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Fat fighters’: Whole-grain foods’: under the microscope

by Medindia Content Team on March 10, 2006 at 8:18 PM
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Fat fighters’: Whole-grain foods’: under the microscope

It is a well known fact that whole-grain foods keep triglycerides in their limits and keep a check on them. Advancing a step further, a study by Agricultural Research Service scientists in California provides the know-how as to how whole grains do that.

According to ARS chemist Nancy L. Keim, "Lipoproteins are the body's means of moving lipids to muscles, where they're used for energy, or to fatty tissue, where they're stored as reserves."

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It is known in health sectors that High density lipoproteins are good, while low-density lipoproteins are bad.

An investigation into the effect that whole-grain foods and refined grains have on lipoproteins was conducted by Keim and colleagues.

Participants were 10 women, age 20 to 45; who volunteered for the study each completed a whole-grain regimen and a refined-grain stint. The first 3 days of the whole-grain phase, the volunteers ate six to eight servings of whole-grain foods a day, on average.
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Next came the refined-grain regimen, when the women ate foods such as a refined-grain cereal at breakfast, white rice with their evening meal, and graham crackers for the after-supper snack.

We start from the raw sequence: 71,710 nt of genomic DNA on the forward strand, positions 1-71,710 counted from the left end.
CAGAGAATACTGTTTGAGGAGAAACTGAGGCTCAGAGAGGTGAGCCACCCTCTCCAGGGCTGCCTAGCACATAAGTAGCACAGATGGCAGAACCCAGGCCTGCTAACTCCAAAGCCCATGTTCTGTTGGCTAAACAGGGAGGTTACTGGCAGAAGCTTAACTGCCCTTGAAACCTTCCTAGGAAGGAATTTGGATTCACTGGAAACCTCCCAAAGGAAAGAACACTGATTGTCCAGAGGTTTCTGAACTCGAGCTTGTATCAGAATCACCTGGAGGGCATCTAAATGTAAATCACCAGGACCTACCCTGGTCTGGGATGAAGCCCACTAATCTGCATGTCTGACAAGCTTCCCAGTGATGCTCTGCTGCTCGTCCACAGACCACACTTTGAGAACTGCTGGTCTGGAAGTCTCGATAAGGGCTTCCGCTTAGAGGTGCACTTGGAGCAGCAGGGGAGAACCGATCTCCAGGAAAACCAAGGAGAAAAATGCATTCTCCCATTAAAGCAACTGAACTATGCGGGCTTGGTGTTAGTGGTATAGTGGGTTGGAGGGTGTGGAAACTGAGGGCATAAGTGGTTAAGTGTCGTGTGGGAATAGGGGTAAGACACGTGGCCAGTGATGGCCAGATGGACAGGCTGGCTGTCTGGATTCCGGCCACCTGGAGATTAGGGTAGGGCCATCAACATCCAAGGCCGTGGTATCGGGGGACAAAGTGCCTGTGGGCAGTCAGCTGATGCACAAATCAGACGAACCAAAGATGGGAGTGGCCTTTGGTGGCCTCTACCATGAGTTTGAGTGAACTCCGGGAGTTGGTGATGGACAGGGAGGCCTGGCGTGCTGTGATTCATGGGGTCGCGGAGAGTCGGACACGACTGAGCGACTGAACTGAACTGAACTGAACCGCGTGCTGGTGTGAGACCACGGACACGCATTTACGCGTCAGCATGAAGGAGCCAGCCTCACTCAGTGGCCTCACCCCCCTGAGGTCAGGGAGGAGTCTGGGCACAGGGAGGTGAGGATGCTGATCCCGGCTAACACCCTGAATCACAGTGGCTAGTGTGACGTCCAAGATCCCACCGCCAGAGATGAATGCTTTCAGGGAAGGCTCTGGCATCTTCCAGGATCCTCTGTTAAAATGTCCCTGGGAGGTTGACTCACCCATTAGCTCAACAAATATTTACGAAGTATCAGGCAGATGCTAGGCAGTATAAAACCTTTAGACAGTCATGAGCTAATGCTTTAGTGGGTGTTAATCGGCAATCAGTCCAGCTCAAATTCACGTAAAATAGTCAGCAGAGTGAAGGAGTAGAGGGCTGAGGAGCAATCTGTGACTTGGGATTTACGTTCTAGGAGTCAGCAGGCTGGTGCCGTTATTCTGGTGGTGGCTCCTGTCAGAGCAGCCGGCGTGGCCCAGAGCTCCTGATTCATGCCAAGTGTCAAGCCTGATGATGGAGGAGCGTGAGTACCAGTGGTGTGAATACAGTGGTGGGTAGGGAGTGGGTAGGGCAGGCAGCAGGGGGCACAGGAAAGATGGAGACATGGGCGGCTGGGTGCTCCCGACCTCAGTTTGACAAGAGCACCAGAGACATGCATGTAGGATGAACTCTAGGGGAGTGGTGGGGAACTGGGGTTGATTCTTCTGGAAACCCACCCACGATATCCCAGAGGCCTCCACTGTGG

On the fourth and final day of both stints, the women came to the nutrition centre to eat breakfast. Blood samples before their meal and at three intervals afterwards were collected by the investigators.

Lipoproteins were separated out using an ultracentrifuge. The finding was that very low-density lipoproteins (VLDL) contained significantly more triglycerides following the refined-grain test breakfast than after the whole-grain test breakfast. Additionally, after the refined-grain test meal their VLDLs had significantly higher levels of a worrisome protein called "apolipoprotein CIII" (apoCIII).

"In medical studies, apoCIII has been associated with high levels of triglycerides and increased risk of heart disease. It's also been shown to interfere with the work of an enzyme called "lipoprotein lipase." VLDLs are naturally rich in triglycerides, so you want the lipoprotein lipase-your triglyceride-removing mechanism-to be very efficient. If the apoCIII protein on your VLDLs slows down the lipoprotein lipase, triglycerides may spend more time in your VLDLs instead of where they belong-in your muscles or fat tissue. The longer the triglycerides remain in your VLDLs, the more likely they are to be oxidized or to infiltrate your arteries. Neither outcome is good," says Keim

William F. Horn and Manuel C. Tengonciang, Jr., of the Davis center, and Tara A. Hembrooke, formerly at the centre collaborated with Keim in the study and reported preliminary findings at the 2005 meeting of the Federation of American Societies for Experimental Biology.

Therefore even under the microscope whole grains come as a winner.

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